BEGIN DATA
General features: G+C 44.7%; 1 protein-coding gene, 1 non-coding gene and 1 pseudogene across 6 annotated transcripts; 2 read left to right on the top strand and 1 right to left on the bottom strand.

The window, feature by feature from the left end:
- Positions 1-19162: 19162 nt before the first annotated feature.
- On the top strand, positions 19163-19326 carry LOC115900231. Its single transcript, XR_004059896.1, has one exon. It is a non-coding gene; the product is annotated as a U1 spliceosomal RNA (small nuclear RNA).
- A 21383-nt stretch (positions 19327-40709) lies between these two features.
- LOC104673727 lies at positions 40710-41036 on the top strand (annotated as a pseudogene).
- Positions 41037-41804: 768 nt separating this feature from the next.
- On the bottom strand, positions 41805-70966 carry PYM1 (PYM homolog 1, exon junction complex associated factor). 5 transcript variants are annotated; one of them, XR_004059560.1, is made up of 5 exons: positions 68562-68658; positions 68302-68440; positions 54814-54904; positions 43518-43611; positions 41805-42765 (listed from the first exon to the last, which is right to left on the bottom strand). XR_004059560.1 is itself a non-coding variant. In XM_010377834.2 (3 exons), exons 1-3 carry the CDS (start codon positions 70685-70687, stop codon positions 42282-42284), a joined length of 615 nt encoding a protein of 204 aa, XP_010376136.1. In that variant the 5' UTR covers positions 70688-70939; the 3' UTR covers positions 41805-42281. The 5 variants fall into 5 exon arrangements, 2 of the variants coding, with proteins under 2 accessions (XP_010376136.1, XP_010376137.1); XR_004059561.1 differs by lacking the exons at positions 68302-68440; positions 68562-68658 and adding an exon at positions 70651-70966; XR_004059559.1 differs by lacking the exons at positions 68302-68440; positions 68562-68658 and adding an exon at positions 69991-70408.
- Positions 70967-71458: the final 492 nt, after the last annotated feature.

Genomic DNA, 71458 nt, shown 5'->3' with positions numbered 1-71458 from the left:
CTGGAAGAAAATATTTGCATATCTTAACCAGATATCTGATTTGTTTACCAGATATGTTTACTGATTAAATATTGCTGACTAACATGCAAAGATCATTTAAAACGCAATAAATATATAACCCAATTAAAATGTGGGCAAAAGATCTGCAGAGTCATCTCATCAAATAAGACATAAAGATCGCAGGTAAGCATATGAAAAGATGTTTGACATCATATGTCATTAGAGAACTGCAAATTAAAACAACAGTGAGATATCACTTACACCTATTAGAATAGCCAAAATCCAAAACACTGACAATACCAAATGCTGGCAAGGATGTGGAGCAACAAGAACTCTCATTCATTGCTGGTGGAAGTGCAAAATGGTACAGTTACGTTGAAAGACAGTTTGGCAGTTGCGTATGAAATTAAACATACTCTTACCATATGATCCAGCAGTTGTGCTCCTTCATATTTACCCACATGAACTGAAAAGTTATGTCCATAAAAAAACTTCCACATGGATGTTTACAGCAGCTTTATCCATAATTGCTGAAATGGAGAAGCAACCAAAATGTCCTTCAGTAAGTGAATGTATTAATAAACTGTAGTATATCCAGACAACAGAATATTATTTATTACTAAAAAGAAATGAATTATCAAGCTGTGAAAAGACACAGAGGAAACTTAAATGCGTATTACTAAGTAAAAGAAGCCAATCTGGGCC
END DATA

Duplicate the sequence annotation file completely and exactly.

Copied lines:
General features: G+C 44.7%; 1 protein-coding gene, 1 non-coding gene and 1 pseudogene across 6 annotated transcripts; 2 read left to right on the top strand and 1 right to left on the bottom strand.

The window, feature by feature from the left end:
- Positions 1-19162: 19162 nt before the first annotated feature.
- On the top strand, positions 19163-19326 carry LOC115900231. Its single transcript, XR_004059896.1, has one exon. It is a non-coding gene; the product is annotated as a U1 spliceosomal RNA (small nuclear RNA).
- A 21383-nt stretch (positions 19327-40709) lies between these two features.
- LOC104673727 lies at positions 40710-41036 on the top strand (annotated as a pseudogene).
- Positions 41037-41804: 768 nt separating this feature from the next.
- On the bottom strand, positions 41805-70966 carry PYM1 (PYM homolog 1, exon junction complex associated factor). 5 transcript variants are annotated; one of them, XR_004059560.1, is made up of 5 exons: positions 68562-68658; positions 68302-68440; positions 54814-54904; positions 43518-43611; positions 41805-42765 (listed from the first exon to the last, which is right to left on the bottom strand). XR_004059560.1 is itself a non-coding variant. In XM_010377834.2 (3 exons), exons 1-3 carry the CDS (start codon positions 70685-70687, stop codon positions 42282-42284), a joined length of 615 nt encoding a protein of 204 aa, XP_010376136.1. In that variant the 5' UTR covers positions 70688-70939; the 3' UTR covers positions 41805-42281. The 5 variants fall into 5 exon arrangements, 2 of the variants coding, with proteins under 2 accessions (XP_010376136.1, XP_010376137.1); XR_004059561.1 differs by lacking the exons at positions 68302-68440; positions 68562-68658 and adding an exon at positions 70651-70966; XR_004059559.1 differs by lacking the exons at positions 68302-68440; positions 68562-68658 and adding an exon at positions 69991-70408.
- Positions 70967-71458: the final 492 nt, after the last annotated feature.

Genomic DNA, 71458 nt, shown 5'->3' with positions numbered 1-71458 from the left:
CTGGAAGAAAATATTTGCATATCTTAACCAGATATCTGATTTGTTTACCAGATATGTTTACTGATTAAATATTGCTGACTAACATGCAAAGATCATTTAAAACGCAATAAATATATAACCCAATTAAAATGTGGGCAAAAGATCTGCAGAGTCATCTCATCAAATAAGACATAAAGATCGCAGGTAAGCATATGAAAAGATGTTTGACATCATATGTCATTAGAGAACTGCAAATTAAAACAACAGTGAGATATCACTTACACCTATTAGAATAGCCAAAATCCAAAACACTGACAATACCAAATGCTGGCAAGGATGTGGAGCAACAAGAACTCTCATTCATTGCTGGTGGAAGTGCAAAATGGTACAGTTACGTTGAAAGACAGTTTGGCAGTTGCGTATGAAATTAAACATACTCTTACCATATGATCCAGCAGTTGTGCTCCTTCATATTTACCCACATGAACTGAAAAGTTATGTCCATAAAAAAACTTCCACATGGATGTTTACAGCAGCTTTATCCATAATTGCTGAAATGGAGAAGCAACCAAAATGTCCTTCAGTAAGTGAATGTATTAATAAACTGTAGTATATCCAGACAACAGAATATTATTTATTACTAAAAAGAAATGAATTATCAAGCTGTGAAAAGACACAGAGGAAACTTAAATGCGTATTACTAAGTAAAAGAAGCCAATCTGGGCC